Big Brands Embrace Performance-Based Pricing Agency Relationships

Posted on by Chief Marketer Staff

With a contagious desire for accountability spreading among marketers, some big brands are insisting their agencies change pricing models to better align agency and marketer goals and better motivate agencies to deliver real value.

A recent Economist article, “Clock-watchers no more,” cited April 20 statements from Coca-Cola about its decision to adopt a value-based compensation model in which it pays ad agencies for results achieved instead of hours worked. Along with Procter & Gamble, which has embraced performance-related fees for 12 of its brands according to the article, Coca-Cola is blazing trails to put this model in place, which it hopes will become the new industry standard.

A recent post on the 4A’s Business Development Blog from Sarah Armstrong, Coca-Cola’s director of worldwide media and communication operations, offers further detail on the new agency compensation plan. Essentially, Coke establishes a base fee for a project and incorporates a pay for performance overlay that allows the agency to earn 23% margins or 30% mark up on the base fee. The base fee, not tied directly to agency labor or cost, is established through a combination of adjusted past fees and Coke’s current value considerations, which include budget, strategic importance, talent assigned, industry dynamics, etc., according to the post. Coke then evaluates performance with agency evaluation scores (40% – 50%), specialist metrics (40% – 50%), marcom metrics (10%) and business performance metrics (10%).

While CMOs at brands large and small can benefit by infusing more accountability into their agency relationships, understanding the evolution, limitations and advantages of performance-based approaches can clarify some important considerations and the tangible opportunity at hand.

The accountability of the online channel has helped drive the movement and evolution toward performance-based approaches. Examples of the performance-based compensation models spawned online include revenue share, where agencies receive compensation based on a percent of sales generated, and cost per action (CPA), where agencies receive a payout for each action or lead generated.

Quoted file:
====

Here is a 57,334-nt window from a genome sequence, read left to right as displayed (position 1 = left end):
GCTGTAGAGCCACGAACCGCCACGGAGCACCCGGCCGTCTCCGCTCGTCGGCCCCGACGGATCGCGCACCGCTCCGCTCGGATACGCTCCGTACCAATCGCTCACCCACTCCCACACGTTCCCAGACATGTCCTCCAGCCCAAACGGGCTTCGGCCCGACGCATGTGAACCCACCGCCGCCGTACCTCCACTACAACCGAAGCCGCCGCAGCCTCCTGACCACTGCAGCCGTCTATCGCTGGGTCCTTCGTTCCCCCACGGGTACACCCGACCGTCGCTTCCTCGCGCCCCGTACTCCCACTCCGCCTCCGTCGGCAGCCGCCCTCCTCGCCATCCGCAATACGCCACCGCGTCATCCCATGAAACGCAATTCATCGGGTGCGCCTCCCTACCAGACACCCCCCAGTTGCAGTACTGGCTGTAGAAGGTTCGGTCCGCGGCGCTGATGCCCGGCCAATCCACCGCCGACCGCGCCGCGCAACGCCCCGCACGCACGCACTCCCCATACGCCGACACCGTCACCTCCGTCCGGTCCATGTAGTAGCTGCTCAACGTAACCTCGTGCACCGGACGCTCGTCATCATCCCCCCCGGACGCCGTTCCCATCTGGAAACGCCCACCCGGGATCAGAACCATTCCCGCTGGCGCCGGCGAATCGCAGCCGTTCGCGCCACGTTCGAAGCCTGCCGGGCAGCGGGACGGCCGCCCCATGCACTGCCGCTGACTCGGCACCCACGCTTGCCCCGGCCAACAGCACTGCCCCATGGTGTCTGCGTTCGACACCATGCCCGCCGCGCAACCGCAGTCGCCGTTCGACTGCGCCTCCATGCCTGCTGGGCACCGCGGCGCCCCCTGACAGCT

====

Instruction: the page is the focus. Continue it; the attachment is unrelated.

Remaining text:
Marketers like Coca-Cola want the same accountability offline, so that agencies earn more for great work and less for lousy work. Some offline limitations still exist, but many leading agencies have already made great strides in demonstrating ROI of offline efforts. While marketers cannot easily track an individual in-store sale spurred by a television commercial as they could with an online ad, for example, an advertiser might ask agencies to reign in costs while boosting overall sales with a national branding campaign. So while an online campaign can measure the effectiveness of each click, offline efforts most often focus on the aggregate effect.

Regardless of whether ROI is measured at the transaction or aggregate level, performance-based approaches offer several important benefits. Perhaps most significantly, a performance-based approach incentivizes agencies to do what they should have been doing all along, leverage the most efficient and effective marketing channels available for the right blend of reach and targeting. As this more balanced approach continues to gain steam, more agencies will diversify offerings to remain competitive and equip themselves to effectively buy and manage digital and offline media in unison.

Naturally, with an overall performance-based approach, agencies can systematically leverage online and offline channels to get the most out of integrated programs. The net effect of this change will most likely drive the entirely offline ad campaigns that remain today into extinction. Agencies that make the change stand to reap long term benefits, because although performance-based compensation models take more time to develop for broadcast and print advertising, Coke, P&G and others have already shown them to be worth the effort.

Specifics aside, CMOs desiring more accountable marketing should consider:

  1. Emphasizing the overall goal of maximizing results and reducing costs
  2. Looking for opportunities to infuse more accountability into agency relationships
  3. Seeking out agency partners with diverse, cross channel expertise
  4. Incorporating performance-based pricing models into future RFPs and agency roundups
  5. Awarding less work to agencies that resist the change and more to those that deliver

Marketers that can effectively transition their partner agencies have much to gain. Going through this process will naturally help weed out some less than cooperative agencies, but those that emerge as worthy performance-based partners could deliver and demonstrate value for many years to come.

Michael Kahn ( is senior vice president, marketing, at Performics and a monthly contributor to Chief Marketer.


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